Ricky Gervais Defends Transphobic Tweets Ahead of Golden Globes

"It's an occupational hazard of being outspoken."

Before returning to host the Golden Globe Awards for the fifth time, Ricky Gervais addressed the backlash to his recent spate of seemingly transphobic tweets.

Harry Potter creator J.K. Rowling made headlines last month when she publicly defended Maya Forstater, a cisgender woman who claimed she lost her job over her anti-trans tweets calling “biological sex” an immutable fact. Gervais appeared to side with the author in a series of incendiary tweets, many of which read as transphobic; however, some felt the 58-year-old comedian’s particular British brand of sarcasm may have muddled his intentions.

“Speaking as a trans woman, the thought that I will no longer be welcome in a fictional school for wizards has destroyed me,” wrote Twitter user Jarvis Dupont, a satirical troll account.

“Those awful biological women can never understand what it must be like for you becoming a lovely lady so late in life,” Gervais tweeted in response. “They take their girly privileges for granted. Winning at female sports and having their own toilets. Well, enough is enough.”

“We need to protect the rights of women,” Gervais later tweeted. “Not erode them because some men have found a new cunning way to dominate and demonise an entire sex.”

“I think trans women are women,” he clarified in another response. “No, I’m not telling you I don’t believe people can be trans. Or that trans people shouldn’t be respected etc.”

Satirical or not, his unclear comments succeeded in spreading anti-trans rhetoric that enabled a torrent of indisputably transphobic comments.

“Jarvis Dupont is a spoof Twitter account, and the joke is that he’s so woke that he’s actually gone full circle and does terrible things,” Gervais tells The Hollywood Reporter. “And his latest [bit] is, ’I’m trans now.’ And he gets all that wrong. And I responded by playing along with him, saying, ’Oh, you’re so much better than biological women because they’ve had a lifetime to get used to it.’ Now, people saw my tweet and they thought he’s a real trans person, but I’m taking the piss out of Jarvis Dupont, who is actually a woman in real life.”

“And this is the problem,” Gervais says. “You can say, ’Listen, I was joking. It’s a joke.’ But that’s not always enough for people. They go, ’Well, why were you joking?’ Also, add to that the nature of Twitter—it’s so curt, there’s no nuance, it’s there forever out of context.”

How does Gervais respond to those who imply he’s transphobic? “I just say I’m not. And there’s nothing else you can say, you know? Yeah, I’m not. I can justify the jokes, but I get it. Some people, when you deal with contentious issues or taboo subjects, the very mention of them is the sacrilege. That’s why they stay taboo. People straight away, particularly with a comedian, if you’re joking about a subject, they think you’re anti it as opposed to pro it.”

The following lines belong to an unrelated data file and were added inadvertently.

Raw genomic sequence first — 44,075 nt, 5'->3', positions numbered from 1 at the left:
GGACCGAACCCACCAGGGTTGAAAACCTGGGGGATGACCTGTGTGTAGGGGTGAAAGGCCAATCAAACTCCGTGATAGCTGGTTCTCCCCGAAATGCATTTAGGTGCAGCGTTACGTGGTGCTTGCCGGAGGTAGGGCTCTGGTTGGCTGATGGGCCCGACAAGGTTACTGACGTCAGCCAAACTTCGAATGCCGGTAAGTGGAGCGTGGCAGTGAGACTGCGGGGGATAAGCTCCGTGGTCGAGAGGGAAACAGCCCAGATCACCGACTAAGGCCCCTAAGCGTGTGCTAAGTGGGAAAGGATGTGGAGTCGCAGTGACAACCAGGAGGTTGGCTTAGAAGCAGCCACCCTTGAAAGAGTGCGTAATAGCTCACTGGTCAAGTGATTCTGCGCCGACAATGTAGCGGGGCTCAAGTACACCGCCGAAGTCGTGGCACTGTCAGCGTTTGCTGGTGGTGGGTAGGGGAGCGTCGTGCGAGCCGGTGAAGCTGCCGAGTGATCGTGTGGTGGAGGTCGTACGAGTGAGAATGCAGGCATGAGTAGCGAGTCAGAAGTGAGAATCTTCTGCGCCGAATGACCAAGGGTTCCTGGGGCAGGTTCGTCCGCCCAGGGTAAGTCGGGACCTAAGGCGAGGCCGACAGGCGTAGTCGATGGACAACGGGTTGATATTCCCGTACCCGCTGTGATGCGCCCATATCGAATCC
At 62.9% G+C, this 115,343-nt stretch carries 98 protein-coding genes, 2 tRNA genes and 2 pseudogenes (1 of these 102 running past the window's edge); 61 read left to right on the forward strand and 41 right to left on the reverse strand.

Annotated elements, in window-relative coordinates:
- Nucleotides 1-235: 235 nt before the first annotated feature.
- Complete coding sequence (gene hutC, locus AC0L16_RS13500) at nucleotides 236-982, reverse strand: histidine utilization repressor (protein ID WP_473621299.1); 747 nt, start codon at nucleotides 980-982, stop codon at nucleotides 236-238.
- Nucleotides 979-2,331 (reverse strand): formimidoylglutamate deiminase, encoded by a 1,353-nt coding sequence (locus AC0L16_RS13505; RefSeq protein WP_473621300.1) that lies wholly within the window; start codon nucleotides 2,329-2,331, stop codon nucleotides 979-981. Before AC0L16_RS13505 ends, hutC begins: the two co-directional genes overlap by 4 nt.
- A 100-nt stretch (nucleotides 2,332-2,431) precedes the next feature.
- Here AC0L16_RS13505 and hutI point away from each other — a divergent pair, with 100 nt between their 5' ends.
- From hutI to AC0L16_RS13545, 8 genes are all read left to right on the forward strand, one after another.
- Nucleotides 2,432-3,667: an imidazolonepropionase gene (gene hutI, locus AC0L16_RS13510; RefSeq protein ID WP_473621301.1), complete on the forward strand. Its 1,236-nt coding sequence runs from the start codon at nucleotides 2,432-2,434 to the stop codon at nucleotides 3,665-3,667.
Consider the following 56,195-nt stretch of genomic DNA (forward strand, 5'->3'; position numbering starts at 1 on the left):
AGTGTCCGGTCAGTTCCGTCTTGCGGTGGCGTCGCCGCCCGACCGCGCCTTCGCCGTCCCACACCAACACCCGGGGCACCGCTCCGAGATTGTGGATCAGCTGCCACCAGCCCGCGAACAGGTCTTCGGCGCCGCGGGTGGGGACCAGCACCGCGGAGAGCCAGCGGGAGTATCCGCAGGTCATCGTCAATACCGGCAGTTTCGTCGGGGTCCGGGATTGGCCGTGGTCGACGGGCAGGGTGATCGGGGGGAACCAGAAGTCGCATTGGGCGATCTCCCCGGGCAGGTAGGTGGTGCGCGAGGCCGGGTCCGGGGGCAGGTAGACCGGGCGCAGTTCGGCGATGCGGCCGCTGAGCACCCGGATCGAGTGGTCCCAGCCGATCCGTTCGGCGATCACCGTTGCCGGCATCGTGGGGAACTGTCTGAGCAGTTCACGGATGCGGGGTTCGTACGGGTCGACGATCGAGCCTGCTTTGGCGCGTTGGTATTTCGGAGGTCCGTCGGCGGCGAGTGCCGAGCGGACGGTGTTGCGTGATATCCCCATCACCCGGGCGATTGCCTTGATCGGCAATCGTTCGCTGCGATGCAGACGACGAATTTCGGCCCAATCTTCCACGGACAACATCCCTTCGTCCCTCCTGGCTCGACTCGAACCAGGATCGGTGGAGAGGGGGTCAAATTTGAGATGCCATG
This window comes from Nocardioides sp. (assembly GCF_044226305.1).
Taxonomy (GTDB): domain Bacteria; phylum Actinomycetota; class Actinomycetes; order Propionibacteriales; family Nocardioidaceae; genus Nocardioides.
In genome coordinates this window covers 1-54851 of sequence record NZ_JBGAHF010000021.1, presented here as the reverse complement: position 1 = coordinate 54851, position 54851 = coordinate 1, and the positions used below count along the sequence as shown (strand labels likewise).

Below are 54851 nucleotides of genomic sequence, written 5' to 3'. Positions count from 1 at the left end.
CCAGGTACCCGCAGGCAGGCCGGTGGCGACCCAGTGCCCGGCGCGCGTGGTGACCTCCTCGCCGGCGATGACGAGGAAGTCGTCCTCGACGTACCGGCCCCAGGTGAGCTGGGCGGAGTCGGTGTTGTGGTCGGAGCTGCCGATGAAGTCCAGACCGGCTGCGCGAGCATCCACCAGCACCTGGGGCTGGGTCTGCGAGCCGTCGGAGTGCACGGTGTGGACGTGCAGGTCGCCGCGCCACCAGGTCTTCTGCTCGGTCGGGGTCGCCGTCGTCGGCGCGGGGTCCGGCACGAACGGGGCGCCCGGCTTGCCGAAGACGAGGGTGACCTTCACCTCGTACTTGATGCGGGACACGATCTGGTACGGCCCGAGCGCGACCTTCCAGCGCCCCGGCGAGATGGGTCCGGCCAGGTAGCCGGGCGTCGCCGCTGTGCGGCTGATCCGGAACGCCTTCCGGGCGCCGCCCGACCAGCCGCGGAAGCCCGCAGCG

“I’ve tried to explain this in Humanity,” Gervais says, referring to his 2018 Netflix special that includes jokes about Caitlyn Jenner. “It’s an occupational hazard of being outspoken. I think offense is the collateral damage of free speech, and it’s no reason not to have free speech. That’s what I’d say—it’s the lesser of two evils. Having free speech and some people getting upset by it is the lesser of two evils because not having free speech is horrendous.”

“People like the idea of freedom of speech until they hear something they don’t like. So there’s still a pressure, but that doesn’t mean I’m going to water it down or back down and not say what I want,” Gervais continues. “It’s a good thing to not be racist and sexist and homophobic. But it’s not a good thing to not be allowed to make jokes about those things, because you can tell a joke about race without being racist. I’m happy to play by the rules. It’s just that the 200 million people watching have different rules.”

“You shouldn’t laugh at something they can’t help,” he explains, discussing which celebrity targets are fair game for ridicule. “Yeah, I think that’s a pretty good rule. Again, it’s not a rule of comedy. It’s my personal rule. Deep down, I want people to know I’m not a racist or a homophobe or a sexist.”

Gervais also references the Kevin Hart Oscars controversy when talking about how he crafts wisecracks for the Globes. “I write jokes and they’re considered and I make sure they’re bulletproof. Nowadays, you’ve got to make sure they’re bulletproof in 10 years’ time, with people going through saying, ’He said this once, 10 years [ago].’ Kevin Hart [lost] his job [as Oscars host] for 10-year-old tweets that he said he was sorry about and deleted at the time. So there’s more pressure on making [the jokes bulletproof]. It’s the world [watching]. This isn’t me in a comedy club.”

Gervais has a history of arguably transphobic humor. Hosting the Globes in 2016, he famously deadnamed Caitlyn Jenner before making trans jokes about Jeffrey Tambor in Transparent and Eddie Redmayne in The Danish Girl.

The Golden Globes air tonight, January 5, on NBC.

Celebrity interviewer. Foodie and Broadway buff in Manhattan. Hates writing bios.